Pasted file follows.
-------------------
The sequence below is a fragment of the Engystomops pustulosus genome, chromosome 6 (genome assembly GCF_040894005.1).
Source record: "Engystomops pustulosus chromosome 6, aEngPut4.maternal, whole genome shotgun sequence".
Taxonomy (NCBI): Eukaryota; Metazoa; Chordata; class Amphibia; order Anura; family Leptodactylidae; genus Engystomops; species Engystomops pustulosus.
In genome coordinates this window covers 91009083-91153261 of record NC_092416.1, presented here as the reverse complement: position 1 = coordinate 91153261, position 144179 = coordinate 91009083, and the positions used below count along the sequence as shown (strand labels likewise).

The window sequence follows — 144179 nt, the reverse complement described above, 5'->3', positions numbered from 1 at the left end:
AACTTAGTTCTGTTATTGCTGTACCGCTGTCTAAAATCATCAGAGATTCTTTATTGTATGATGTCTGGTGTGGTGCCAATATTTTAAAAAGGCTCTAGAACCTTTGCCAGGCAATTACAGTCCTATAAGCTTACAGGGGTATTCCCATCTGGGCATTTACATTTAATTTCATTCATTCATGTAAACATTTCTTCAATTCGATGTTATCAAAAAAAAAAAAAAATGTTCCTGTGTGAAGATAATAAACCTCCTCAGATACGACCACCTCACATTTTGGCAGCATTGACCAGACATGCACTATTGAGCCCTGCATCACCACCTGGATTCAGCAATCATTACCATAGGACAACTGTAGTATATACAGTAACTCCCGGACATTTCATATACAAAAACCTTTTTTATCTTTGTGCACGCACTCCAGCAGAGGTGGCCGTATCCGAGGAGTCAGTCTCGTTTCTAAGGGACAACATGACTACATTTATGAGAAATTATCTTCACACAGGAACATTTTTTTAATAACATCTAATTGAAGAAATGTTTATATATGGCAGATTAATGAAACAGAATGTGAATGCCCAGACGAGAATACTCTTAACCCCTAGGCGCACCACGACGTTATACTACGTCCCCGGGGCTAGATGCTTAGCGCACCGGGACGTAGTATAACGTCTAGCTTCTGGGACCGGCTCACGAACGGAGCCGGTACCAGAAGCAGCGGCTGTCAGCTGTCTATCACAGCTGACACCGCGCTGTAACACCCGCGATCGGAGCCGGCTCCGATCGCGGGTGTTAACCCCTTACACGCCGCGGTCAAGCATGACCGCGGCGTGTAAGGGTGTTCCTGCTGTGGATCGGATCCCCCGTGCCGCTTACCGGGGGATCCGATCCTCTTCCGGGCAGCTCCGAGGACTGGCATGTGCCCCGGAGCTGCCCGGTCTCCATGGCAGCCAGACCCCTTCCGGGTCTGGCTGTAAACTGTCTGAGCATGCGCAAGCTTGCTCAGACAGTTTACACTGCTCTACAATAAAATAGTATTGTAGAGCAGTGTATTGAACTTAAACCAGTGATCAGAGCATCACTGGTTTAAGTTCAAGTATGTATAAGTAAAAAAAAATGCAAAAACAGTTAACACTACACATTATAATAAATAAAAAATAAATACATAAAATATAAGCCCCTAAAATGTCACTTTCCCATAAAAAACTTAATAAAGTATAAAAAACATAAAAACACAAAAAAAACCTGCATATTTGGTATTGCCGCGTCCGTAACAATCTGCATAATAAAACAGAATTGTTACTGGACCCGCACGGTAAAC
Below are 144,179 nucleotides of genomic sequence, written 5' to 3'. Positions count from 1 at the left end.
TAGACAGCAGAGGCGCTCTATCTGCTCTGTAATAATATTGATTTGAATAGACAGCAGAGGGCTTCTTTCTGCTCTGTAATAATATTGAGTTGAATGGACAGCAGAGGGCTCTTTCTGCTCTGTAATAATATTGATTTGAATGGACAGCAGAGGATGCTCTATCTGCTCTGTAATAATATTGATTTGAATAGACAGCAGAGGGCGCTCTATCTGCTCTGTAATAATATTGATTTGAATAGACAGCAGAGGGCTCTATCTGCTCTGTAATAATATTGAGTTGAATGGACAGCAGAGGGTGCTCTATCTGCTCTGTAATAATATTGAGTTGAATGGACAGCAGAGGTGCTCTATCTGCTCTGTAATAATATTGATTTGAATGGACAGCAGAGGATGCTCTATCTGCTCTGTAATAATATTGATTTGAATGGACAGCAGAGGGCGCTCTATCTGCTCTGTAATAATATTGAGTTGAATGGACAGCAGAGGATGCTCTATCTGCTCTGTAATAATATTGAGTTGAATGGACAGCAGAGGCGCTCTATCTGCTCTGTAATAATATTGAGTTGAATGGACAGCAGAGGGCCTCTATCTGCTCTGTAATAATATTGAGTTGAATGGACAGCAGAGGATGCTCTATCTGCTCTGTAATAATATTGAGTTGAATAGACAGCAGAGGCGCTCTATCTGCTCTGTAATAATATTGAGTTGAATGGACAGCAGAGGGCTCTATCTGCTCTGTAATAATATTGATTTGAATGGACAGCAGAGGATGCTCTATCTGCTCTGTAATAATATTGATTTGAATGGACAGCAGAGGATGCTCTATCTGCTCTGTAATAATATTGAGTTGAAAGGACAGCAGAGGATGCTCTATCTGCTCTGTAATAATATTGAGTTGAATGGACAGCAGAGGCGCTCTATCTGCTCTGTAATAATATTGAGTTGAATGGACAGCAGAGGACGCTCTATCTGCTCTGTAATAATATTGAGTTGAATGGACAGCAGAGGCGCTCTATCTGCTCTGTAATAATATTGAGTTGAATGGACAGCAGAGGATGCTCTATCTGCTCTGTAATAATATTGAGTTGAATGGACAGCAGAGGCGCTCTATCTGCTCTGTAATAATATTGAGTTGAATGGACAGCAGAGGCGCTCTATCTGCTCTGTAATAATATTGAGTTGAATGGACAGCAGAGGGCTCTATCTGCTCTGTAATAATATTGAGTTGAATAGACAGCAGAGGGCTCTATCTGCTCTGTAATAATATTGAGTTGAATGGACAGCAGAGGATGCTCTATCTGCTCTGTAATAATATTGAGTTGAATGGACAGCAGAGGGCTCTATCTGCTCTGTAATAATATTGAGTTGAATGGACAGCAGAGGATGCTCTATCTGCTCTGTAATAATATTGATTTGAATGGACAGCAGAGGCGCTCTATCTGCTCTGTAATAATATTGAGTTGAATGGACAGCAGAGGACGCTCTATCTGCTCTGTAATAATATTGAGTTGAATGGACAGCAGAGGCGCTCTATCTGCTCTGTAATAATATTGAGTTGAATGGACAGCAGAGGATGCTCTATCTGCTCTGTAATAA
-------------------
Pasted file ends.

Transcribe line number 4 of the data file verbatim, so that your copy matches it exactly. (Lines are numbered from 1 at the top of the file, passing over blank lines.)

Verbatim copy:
In genome coordinates this window covers 91009083-91153261 of record NC_092416.1, presented here as the reverse complement: position 1 = coordinate 91153261, position 144179 = coordinate 91009083, and the positions used below count along the sequence as shown (strand labels likewise).